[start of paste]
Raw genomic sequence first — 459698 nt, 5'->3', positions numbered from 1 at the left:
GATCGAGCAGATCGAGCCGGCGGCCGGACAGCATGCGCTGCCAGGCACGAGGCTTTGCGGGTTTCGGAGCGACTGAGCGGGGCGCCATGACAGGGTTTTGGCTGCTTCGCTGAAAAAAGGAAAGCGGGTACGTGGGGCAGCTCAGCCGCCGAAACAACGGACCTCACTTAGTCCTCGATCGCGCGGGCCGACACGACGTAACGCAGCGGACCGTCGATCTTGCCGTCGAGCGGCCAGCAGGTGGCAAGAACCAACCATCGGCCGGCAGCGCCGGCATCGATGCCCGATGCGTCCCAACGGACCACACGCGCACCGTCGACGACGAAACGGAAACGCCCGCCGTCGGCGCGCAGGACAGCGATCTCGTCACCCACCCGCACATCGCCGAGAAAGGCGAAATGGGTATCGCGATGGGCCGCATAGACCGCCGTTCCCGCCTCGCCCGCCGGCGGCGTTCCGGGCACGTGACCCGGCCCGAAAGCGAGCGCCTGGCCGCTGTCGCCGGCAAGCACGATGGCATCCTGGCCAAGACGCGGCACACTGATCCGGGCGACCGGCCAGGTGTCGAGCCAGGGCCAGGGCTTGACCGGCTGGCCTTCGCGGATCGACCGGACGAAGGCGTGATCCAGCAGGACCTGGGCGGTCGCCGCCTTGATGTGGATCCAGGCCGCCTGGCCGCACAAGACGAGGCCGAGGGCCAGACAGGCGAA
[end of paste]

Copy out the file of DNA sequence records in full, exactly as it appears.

Raw genomic sequence first — 459698 nt, 5'->3', positions numbered from 1 at the left:
GATCGAGCAGATCGAGCCGGCGGCCGGACAGCATGCGCTGCCAGGCACGAGGCTTTGCGGGTTTCGGAGCGACTGAGCGGGGCGCCATGACAGGGTTTTGGCTGCTTCGCTGAAAAAAGGAAAGCGGGTACGTGGGGCAGCTCAGCCGCCGAAACAACGGACCTCACTTAGTCCTCGATCGCGCGGGCCGACACGACGTAACGCAGCGGACCGTCGATCTTGCCGTCGAGCGGCCAGCAGGTGGCAAGAACCAACCATCGGCCGGCAGCGCCGGCATCGATGCCCGATGCGTCCCAACGGACCACACGCGCACCGTCGACGACGAAACGGAAACGCCCGCCGTCGGCGCGCAGGACAGCGATCTCGTCACCCACCCGCACATCGCCGAGAAAGGCGAAATGGGTATCGCGATGGGCCGCATAGACCGCCGTTCCCGCCTCGCCCGCCGGCGGCGTTCCGGGCACGTGACCCGGCCCGAAAGCGAGCGCCTGGCCGCTGTCGCCGGCAAGCACGATGGCATCCTGGCCAAGACGCGGCACACTGATCCGGGCGACCGGCCAGGTGTCGAGCCAGGGCCAGGGCTTGACCGGCTGGCCTTCGCGGATCGACCGGACGAAGGCGTGATCCAGCAGGACCTGGGCGGTCGCCGCCTTGATGTGGATCCAGGCCGCCTGGCCGCACAAGACGAGGCCGAGGGCCAGACAGGCGAA